2000 08 21 By now, several modules in my Society (and its Pathologies) Directory discuss the phenomenon of human beings obediently and respectfully absorbing misinformation given in the name of authority. Social Survival vs. Biological was the first of them. (Belief in Santa Claus continues the argument.)
Church, school … are institutions that our modern “belief” in Santa Claus prepares us for: what’s said is false; no one believes it; but unless you keep your integrity bottled and private you won’t get your prettily wrapped “share” of what we stole from god, from nature, from God, from the Jews, from the Indians …
What ever gave my English teacher the impression I gave a damn about grades or my average or my standing in the class? I guess she hadn’t talked to the other teachers. I did the report. I thought about it carefully. It was preambled with a little essay on science fiction. Miracle of miracles, she gave me a 90-something anyway.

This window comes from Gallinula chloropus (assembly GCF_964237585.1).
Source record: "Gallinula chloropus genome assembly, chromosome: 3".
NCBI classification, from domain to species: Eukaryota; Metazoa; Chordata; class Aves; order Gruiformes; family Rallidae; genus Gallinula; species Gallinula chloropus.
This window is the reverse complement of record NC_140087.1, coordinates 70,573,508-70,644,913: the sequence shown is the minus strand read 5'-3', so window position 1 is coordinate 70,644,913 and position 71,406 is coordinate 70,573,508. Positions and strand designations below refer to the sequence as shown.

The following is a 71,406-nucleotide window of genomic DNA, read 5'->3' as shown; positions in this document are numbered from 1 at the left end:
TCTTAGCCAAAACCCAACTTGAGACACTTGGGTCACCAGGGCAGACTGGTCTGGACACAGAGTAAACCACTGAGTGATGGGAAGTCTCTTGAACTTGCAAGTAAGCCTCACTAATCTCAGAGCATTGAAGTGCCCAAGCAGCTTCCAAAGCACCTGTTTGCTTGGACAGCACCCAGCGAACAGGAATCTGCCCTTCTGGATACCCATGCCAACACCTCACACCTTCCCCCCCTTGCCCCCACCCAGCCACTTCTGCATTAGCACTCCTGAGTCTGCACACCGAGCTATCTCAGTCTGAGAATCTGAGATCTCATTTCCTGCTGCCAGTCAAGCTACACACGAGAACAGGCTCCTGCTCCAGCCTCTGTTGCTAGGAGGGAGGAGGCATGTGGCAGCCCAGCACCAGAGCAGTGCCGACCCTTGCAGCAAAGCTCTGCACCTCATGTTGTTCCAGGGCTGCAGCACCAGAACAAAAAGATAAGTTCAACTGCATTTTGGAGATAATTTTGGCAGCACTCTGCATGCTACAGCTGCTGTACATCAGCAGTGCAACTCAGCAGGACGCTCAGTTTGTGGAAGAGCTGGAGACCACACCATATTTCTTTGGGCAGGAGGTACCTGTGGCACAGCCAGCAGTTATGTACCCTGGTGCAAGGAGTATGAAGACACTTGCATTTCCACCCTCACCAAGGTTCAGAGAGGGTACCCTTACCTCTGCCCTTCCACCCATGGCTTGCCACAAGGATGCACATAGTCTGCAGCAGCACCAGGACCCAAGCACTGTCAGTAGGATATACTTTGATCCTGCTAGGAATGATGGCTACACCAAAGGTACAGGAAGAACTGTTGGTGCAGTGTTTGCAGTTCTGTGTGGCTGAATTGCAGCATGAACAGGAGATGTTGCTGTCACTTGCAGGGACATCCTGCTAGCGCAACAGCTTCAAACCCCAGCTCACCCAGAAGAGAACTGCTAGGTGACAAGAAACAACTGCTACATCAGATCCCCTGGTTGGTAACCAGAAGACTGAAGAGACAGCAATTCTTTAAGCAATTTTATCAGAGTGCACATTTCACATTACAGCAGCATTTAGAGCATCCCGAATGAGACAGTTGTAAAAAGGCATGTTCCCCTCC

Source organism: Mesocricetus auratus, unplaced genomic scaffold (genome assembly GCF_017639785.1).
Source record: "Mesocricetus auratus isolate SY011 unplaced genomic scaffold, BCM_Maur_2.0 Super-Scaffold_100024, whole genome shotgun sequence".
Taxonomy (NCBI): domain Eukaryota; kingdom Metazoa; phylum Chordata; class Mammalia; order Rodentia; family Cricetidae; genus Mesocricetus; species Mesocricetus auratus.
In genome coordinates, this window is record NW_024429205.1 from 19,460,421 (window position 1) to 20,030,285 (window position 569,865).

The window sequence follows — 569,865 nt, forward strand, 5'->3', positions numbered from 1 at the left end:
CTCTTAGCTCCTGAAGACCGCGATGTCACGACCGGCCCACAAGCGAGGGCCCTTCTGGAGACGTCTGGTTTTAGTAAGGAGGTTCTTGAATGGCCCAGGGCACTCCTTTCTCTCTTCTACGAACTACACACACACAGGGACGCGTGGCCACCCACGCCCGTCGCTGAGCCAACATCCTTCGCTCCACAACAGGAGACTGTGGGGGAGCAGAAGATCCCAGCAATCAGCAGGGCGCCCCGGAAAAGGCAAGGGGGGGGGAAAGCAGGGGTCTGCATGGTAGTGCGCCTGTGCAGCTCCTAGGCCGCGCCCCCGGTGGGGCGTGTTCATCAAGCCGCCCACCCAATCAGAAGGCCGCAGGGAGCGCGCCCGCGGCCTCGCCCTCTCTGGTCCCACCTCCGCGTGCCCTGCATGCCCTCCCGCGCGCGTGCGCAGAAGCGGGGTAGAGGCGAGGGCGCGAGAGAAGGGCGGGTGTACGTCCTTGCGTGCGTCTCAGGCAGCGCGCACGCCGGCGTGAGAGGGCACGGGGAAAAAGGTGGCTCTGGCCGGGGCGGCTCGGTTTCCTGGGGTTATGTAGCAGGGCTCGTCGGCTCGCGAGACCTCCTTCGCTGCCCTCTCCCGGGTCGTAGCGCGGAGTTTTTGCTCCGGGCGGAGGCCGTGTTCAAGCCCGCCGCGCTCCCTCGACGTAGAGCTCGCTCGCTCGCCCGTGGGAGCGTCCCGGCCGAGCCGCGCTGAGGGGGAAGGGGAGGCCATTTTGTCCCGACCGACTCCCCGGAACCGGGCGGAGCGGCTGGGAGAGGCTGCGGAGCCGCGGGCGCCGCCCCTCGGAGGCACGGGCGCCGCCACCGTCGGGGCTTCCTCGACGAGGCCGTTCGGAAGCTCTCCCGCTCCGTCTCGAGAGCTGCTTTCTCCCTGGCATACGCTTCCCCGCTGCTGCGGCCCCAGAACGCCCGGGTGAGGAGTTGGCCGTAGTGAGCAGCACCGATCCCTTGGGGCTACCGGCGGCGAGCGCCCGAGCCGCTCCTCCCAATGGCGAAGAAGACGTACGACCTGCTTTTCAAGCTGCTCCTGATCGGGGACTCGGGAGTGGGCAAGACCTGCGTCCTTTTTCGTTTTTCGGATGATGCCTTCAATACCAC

(I had the pleasure, as an adult, of telling Isaac Asimov that I’d known his name as an author longer than I’d known Shakespeare’s. I was on my way from Midtown Galleries, where I was Assistant Director, to the hospital to see my son after an accident when I noticed a group of authors standing around the park-side 5th Avenue walkway. They were demonstrating: trying to tell the public that they could sell their books better than their publishers. I ignored Plimpton and made straight for Asimov. “Ohh,” he burbled, “have you?” I was about to tell him about my 9th-grade report and its circumstances when a shapely woman forced a triangle. “May I pay homage too,” she asked. That was the end of the attention this notorious woman-slayer had for me. He kissed her, holding both her hands. In the half-dozen times I’ve talked to him on the phone since, I never brought it up again.)